If there is any doubt in your mind whether you might be or become a target of the investigation, or if you have the least bit of discomfort about complying with the investigator’s requests, call your lawyer right away. Do not delegate dealing with the investigator to one of your staff; do it yourself. You can have someone make copies for you, but you talk to the investigator. Help them obtain records if they are lawfully compelling you to, but do not let them interview you without your lawyer; politely ask them to wait until your lawyer can be present.
Comply with Lawful Demands
Frequently agency investigators will show up with some sort of search warrant, subpoena, order, or other demand for the production of documents or other things. It will be important to work with counsel to determine whether the board has the authority to compel production of the item and to negotiate a mutually acceptable plan for compliance with lawful demands.
For example, the investigator may request a medical record. The investigator may be entitled to record, compliance with the request might be optional, or you might be compelled to refuse. If in doubt, seek the advice of counsel. If permitted, it usually is better to provide a copy of a medical record rather than the original.
Allow the Execution of Search Warrants
Search warrants are different. Licensing boards do not commonly use search warrants; usually this is a sign of a criminal investigation. If an investigator arrives with a search warrant, call your lawyer immediately. Do not obstruct the investigator. Let them take what they want, but inventory what they take. Request, politely, to retain a copy of any vital information (a medical record, for example) they take.
Board investigators are not members of the profession, but they are experienced investigator, usually retired from law enforcement. Nevertheless, speak to them using professional, not lay, language. They will ask for explanations or written statements as needed. Express concern but never anger. Always remember this is not an occasion for debate of scientific ideas. It is always best to have experienced counsel help you prepare for and be present during interviews.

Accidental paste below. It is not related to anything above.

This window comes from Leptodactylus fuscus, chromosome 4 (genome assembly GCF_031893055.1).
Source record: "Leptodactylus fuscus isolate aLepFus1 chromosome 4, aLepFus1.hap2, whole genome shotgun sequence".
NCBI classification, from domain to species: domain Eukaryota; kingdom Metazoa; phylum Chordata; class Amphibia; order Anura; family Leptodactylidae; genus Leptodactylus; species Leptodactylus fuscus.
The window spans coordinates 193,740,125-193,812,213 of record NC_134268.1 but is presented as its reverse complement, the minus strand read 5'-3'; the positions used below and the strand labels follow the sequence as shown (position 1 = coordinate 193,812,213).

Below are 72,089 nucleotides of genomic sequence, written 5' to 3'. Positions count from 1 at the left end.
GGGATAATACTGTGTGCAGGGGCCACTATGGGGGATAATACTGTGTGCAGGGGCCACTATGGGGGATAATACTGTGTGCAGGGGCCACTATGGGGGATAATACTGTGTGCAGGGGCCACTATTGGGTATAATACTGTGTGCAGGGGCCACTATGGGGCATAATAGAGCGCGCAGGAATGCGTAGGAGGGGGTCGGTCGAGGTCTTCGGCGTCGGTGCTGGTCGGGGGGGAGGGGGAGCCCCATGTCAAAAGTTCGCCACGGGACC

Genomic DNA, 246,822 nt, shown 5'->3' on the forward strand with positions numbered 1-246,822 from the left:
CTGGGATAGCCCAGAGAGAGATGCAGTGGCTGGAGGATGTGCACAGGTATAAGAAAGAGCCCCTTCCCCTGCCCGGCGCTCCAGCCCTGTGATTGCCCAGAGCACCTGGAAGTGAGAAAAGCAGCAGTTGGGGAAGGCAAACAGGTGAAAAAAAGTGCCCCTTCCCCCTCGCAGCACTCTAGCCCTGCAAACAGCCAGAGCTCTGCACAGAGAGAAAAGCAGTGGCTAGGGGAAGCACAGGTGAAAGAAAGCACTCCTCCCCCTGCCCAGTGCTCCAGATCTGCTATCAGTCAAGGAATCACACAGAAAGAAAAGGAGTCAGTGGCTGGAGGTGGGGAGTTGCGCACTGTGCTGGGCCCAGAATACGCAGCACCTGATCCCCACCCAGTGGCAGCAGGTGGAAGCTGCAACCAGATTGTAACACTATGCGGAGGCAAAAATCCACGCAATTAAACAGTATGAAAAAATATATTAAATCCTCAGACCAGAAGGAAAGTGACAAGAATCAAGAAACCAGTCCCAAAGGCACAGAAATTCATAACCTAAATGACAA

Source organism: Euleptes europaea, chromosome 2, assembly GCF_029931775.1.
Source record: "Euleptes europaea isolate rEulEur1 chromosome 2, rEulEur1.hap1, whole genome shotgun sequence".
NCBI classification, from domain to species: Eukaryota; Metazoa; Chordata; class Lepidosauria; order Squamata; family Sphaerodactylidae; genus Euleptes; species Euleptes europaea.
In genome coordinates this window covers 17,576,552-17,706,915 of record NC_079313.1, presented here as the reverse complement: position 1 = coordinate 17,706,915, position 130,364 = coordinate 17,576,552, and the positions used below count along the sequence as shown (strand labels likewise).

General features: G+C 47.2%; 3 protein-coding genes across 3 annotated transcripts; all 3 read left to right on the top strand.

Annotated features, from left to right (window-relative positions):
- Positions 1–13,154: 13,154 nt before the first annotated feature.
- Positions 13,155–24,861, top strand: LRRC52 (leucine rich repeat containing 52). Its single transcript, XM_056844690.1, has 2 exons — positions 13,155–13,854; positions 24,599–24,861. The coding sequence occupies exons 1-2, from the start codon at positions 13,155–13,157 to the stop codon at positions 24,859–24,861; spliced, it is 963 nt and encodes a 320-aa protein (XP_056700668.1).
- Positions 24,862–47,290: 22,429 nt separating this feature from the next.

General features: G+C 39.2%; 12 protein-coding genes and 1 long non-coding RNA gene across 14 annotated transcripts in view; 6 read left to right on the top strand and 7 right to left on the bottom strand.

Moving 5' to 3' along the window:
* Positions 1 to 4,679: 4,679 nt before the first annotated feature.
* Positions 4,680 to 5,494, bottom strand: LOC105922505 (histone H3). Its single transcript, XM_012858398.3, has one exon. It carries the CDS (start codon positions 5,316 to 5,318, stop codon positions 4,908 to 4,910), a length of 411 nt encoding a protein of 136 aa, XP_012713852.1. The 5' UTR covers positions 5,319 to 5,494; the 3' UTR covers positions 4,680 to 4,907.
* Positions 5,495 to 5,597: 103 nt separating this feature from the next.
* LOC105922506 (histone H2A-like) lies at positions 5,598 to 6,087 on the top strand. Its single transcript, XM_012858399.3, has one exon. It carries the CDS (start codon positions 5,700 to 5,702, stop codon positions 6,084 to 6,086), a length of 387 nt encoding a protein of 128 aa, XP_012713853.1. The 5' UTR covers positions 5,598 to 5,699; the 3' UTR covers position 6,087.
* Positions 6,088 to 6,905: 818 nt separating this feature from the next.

Malpractice insurance often covers the defense of Board inquiries. Coverage under malpractice policies varies: some offer coverage for most Board inquiries; some cover only patient complaints or allegations about patient care; some cover only inquiries that could give rise to malpractice liability, and some offer no coverage.
Many policies include a duty to notify the insurance company of a Board inquiry. Even if the policy does not contain a duty to notify of the inquiry, there is usually a question on annual renewal. Failure to notify or truthfully answer an application question can cause a denial of coverage or even policy cancellation. You should promptly notify your insurer so a coverage determination can be made.
Many policies providing coverage let you choose your counsel. Some pay counsel directly; others reimburse you some or all of what you pay.
While responding to an investigation may be one of the more stressful occurrences in a professional's career, you can get through it. Understand that the process may span many months before a resolution is obtained. The Professional Licensing attorneys at Ward and Smith help medical professionals navigate this process to assist in obtaining a more satisfactory outcome.
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This article is not intended to give, and should not be relied upon for, legal advice in any particular circumstance or fact situation. No action should be taken in reliance upon the information contained in this article without obtaining the advice of an attorney.